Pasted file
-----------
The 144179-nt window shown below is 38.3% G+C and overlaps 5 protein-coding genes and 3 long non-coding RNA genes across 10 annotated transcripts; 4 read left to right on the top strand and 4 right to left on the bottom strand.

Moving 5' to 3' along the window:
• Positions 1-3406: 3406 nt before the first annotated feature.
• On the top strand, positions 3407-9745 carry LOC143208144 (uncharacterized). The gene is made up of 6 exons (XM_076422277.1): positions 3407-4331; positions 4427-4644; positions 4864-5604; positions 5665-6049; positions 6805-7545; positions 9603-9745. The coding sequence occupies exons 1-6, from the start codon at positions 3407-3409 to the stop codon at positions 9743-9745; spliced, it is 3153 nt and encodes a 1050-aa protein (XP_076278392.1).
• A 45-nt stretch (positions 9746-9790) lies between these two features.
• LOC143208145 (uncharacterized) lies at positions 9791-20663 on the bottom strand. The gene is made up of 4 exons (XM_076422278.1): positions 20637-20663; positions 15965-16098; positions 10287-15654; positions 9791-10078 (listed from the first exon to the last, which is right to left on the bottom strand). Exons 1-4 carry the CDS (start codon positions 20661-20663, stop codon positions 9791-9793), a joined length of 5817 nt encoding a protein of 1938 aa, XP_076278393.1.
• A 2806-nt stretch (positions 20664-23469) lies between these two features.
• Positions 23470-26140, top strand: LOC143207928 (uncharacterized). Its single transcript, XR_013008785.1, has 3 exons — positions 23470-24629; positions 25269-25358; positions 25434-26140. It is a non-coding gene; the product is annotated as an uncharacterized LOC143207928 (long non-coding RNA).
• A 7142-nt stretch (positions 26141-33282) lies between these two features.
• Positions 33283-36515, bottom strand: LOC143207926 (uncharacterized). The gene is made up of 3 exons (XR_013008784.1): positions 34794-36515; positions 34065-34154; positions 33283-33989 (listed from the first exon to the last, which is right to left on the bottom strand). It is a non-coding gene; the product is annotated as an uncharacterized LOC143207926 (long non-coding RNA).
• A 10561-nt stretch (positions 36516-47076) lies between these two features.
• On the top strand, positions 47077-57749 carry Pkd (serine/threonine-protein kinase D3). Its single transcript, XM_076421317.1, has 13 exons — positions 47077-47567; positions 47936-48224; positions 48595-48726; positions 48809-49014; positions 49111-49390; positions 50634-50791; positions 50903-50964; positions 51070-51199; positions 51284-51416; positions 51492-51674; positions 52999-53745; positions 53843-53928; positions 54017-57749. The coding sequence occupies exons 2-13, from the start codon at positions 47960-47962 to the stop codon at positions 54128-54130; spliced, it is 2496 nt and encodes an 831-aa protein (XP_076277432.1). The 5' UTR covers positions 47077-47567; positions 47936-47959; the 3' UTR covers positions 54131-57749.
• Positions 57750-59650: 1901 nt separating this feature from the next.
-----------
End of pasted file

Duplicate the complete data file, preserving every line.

The 144179-nt window shown below is 38.3% G+C and overlaps 5 protein-coding genes and 3 long non-coding RNA genes across 10 annotated transcripts; 4 read left to right on the top strand and 4 right to left on the bottom strand.

Moving 5' to 3' along the window:
• Positions 1-3406: 3406 nt before the first annotated feature.
• On the top strand, positions 3407-9745 carry LOC143208144 (uncharacterized). The gene is made up of 6 exons (XM_076422277.1): positions 3407-4331; positions 4427-4644; positions 4864-5604; positions 5665-6049; positions 6805-7545; positions 9603-9745. The coding sequence occupies exons 1-6, from the start codon at positions 3407-3409 to the stop codon at positions 9743-9745; spliced, it is 3153 nt and encodes a 1050-aa protein (XP_076278392.1).
• A 45-nt stretch (positions 9746-9790) lies between these two features.
• LOC143208145 (uncharacterized) lies at positions 9791-20663 on the bottom strand. The gene is made up of 4 exons (XM_076422278.1): positions 20637-20663; positions 15965-16098; positions 10287-15654; positions 9791-10078 (listed from the first exon to the last, which is right to left on the bottom strand). Exons 1-4 carry the CDS (start codon positions 20661-20663, stop codon positions 9791-9793), a joined length of 5817 nt encoding a protein of 1938 aa, XP_076278393.1.
• A 2806-nt stretch (positions 20664-23469) lies between these two features.
• Positions 23470-26140, top strand: LOC143207928 (uncharacterized). Its single transcript, XR_013008785.1, has 3 exons — positions 23470-24629; positions 25269-25358; positions 25434-26140. It is a non-coding gene; the product is annotated as an uncharacterized LOC143207928 (long non-coding RNA).
• A 7142-nt stretch (positions 26141-33282) lies between these two features.
• Positions 33283-36515, bottom strand: LOC143207926 (uncharacterized). The gene is made up of 3 exons (XR_013008784.1): positions 34794-36515; positions 34065-34154; positions 33283-33989 (listed from the first exon to the last, which is right to left on the bottom strand). It is a non-coding gene; the product is annotated as an uncharacterized LOC143207926 (long non-coding RNA).
• A 10561-nt stretch (positions 36516-47076) lies between these two features.
• On the top strand, positions 47077-57749 carry Pkd (serine/threonine-protein kinase D3). Its single transcript, XM_076421317.1, has 13 exons — positions 47077-47567; positions 47936-48224; positions 48595-48726; positions 48809-49014; positions 49111-49390; positions 50634-50791; positions 50903-50964; positions 51070-51199; positions 51284-51416; positions 51492-51674; positions 52999-53745; positions 53843-53928; positions 54017-57749. The coding sequence occupies exons 2-13, from the start codon at positions 47960-47962 to the stop codon at positions 54128-54130; spliced, it is 2496 nt and encodes an 831-aa protein (XP_076277432.1). The 5' UTR covers positions 47077-47567; positions 47936-47959; the 3' UTR covers positions 54131-57749.
• Positions 57750-59650: 1901 nt separating this feature from the next.